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Village Vision News

2011 a year of changes, construction, controversy

Thursday, January 12, 2012

A face lift to Forsyth’s entry signs in early 2011 foreshadowed a year of changes within the Village.

A litany of news stories based on administrative innovations mixed with controversial issues soon replaced news stories such as the Hickory Point Mall’s record occupancy of leased spaces and the sixth annual Great Forsyth Regional Chili & Salsa Cookoff.

Approval of a draft budget for the 2011-12 year culminated with plans to spend $1.3 million on capital improvements geared toward public works projects, the parks and the library. Trustees weighed project expenditures on immediate Village needs. Road improvements were completed for Christopher Drive, Spyglass Court, Spyglass Boulevard and Schroll Court. A storm sewer was constructed on Elwood/Ruehl streets, and the Shadow Ridge Estates subdivision water main extension project began. The Village Hall parking lot was resurfaced while Village Hall itself received a “mini-remodel” to make better use of existing space. Mixed in with these projects were lighting improvements to two ball diamonds and the purchase of library materials.

The dialogue continued between the county and the Village concerning unresolved storm drainage problems on Forsyth’s northern edge associated with the future multi-million dollar plan to reconstruct County Highway 20. A completed project development report highlighted one segment of the reconstruction that most affects Forsyth residents. The report is under a review by the Illinois Department of Transportation (IDOT).

Administrative attention turned to improving utility billing and updating the Village’s electronic presence with improvements to the Forsyth website and creation of a Facebook page. Ongoing discussions were resolved with a plan for improving the summer recreation program. Options to revamp or eliminate seven volunteer committees resulted in sweeping changes; six committees were disbanded with only the Library Advisory Committee remaining. Further streamlining combined the Zoning Board of Appeals and the Plan Commission to create a new Planning and Zoning Commission.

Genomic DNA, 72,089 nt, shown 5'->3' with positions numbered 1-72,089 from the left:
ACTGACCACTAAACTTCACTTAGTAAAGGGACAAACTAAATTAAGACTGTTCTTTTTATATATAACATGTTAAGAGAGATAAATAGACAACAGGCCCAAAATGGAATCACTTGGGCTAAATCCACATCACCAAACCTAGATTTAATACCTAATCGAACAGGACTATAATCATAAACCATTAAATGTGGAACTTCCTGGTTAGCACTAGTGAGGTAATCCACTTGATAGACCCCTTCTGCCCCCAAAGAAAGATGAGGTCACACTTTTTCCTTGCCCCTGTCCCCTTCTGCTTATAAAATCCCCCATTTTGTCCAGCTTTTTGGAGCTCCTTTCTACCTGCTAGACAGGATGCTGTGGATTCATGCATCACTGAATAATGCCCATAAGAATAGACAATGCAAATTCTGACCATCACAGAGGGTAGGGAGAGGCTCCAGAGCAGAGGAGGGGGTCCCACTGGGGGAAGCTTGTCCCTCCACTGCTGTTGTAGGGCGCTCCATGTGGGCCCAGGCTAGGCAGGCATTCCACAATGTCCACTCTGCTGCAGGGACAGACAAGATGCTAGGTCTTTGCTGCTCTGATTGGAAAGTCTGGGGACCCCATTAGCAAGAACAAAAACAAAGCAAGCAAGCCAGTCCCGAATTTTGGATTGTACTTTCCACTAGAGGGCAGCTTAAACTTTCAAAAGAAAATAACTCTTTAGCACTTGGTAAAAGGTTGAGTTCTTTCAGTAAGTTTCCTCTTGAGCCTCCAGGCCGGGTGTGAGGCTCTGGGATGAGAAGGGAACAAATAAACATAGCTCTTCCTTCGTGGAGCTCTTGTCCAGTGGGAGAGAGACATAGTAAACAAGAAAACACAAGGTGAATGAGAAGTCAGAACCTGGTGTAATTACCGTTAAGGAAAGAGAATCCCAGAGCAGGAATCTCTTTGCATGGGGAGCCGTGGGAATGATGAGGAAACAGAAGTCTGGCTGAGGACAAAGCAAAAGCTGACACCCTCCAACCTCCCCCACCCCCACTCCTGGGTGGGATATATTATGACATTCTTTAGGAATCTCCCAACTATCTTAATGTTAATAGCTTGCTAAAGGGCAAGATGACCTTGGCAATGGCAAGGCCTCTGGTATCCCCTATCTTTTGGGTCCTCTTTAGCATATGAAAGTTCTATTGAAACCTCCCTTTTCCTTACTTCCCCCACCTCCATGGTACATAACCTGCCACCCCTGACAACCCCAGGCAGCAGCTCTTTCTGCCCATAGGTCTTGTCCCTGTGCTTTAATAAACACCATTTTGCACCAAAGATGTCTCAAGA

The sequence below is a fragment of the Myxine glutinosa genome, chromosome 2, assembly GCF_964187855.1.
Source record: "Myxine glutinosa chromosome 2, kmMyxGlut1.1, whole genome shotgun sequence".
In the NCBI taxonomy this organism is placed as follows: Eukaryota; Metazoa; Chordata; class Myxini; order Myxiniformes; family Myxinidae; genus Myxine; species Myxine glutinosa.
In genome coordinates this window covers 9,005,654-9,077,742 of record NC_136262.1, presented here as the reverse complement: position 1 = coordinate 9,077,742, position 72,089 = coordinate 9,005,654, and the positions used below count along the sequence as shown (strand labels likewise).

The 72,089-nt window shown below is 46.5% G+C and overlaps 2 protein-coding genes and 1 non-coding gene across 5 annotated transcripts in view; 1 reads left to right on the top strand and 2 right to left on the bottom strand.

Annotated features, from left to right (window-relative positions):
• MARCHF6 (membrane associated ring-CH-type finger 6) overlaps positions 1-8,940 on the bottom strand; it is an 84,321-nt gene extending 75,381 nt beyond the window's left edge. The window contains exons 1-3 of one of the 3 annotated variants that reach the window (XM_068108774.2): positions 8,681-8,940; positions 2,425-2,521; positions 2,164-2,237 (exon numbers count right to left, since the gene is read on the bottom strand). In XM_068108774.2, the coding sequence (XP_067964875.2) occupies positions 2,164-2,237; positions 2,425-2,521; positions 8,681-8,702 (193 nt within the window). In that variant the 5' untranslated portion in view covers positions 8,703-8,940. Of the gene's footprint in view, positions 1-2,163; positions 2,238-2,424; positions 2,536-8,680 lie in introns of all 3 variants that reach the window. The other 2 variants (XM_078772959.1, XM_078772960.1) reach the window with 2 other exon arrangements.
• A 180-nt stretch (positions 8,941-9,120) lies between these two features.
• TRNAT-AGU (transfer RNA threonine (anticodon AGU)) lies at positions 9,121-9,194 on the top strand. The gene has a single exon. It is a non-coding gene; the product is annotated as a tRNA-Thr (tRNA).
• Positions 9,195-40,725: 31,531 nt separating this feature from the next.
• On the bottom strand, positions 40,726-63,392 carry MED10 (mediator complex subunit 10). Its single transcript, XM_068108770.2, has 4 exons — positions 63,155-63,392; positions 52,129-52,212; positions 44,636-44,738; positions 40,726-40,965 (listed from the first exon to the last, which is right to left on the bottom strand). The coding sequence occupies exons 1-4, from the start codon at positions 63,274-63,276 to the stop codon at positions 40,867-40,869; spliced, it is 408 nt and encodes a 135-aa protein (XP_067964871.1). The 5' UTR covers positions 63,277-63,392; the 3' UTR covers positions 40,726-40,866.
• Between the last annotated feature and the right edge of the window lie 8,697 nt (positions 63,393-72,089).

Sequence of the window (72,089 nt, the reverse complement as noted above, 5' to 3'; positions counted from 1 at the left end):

Controversy visited the Village on two legal fronts with the January announcement the Village would become a plaintiff in litigation to resolve a library taxation issue involving a segment of Forsyth property owners who must pay tax bills in support of Warrensburg’s Barclay Library. In the second case, a tax dispute over the building of a grade school in Forsyth with sales tax revenues and an unsigned intergovernmental agreement between the Village and the school district for the repayment of the funding embroiled both bodies in controversy. Further disagreements were aired over the intent of the 2007 referendum sanctioning the one-half of one percent sales tax increase. This issue surfaced late in the year when the school district revealed plans for a future middle school to be built in Forsyth on land the school district proposed to purchase from the Village.

The Village turned to independent counsel to study the options and legal ramifications of the unsigned intergovernmental agreement before deciding not to pursue repayment of up to $25 million in sales tax revenues. Additionally, trustees voted to rescind the sales tax increase upon the district’s pay off of the school bonds, and further, to seek a commitment from the school board to make good faith efforts towards the early retirement of the construction bonds; until such time as this commitment is made, discussions pertaining to financing future land purchases by the district are suspended.

Amid the changes and controversies, the Village welcomed 121 new residents and issued 90 building permits through November. Eleven of the permits were for new homes with the balance for remodels or additions.

New businesses opening in Forsyth included Waite’s Dry Cleaners, Taj of India restaurant, Aspen Dental, Kare 4 Kids Pediatric Care at St. Mary’s Health Center, Herzog Quality Optical, Roots Hair Salon, Solar Tan, Apples & Pears Consignment Shop and Area 51 Salon. McDonald’s owners unveiled plans to raze the building and rebuild beginning in spring 2012.

Changes were evident at Village Hall during the year. A lunchtime closing was introduced. The Macon County Sheriff’s Office relocated from Hickory Point Mall to Village Hall. Deputies will continue 24/7 protection for Village residents following a signed four-year contract with a negotiated 12 percent increase.

Village ordinances came under closer scrutiny in 2011 as a variety of problems and requests surfaced. Among the notables were the adoption of the 2008 Smoke-Free Illinois Act which pertains to smoking at ball diamonds and the addition of a section of the Village’s nuisance ordinance to include a section on public nuisance noise.

Special use permit requests increased, and trustees turned to a professional consultant to help develop a comprehensive long-range plan, a review of all Village development and zoning ordinances, and the preparation of a unified development ordinance. The new document will focus on residential planning, growth and commercial planning with clearer guidelines than currently exist.

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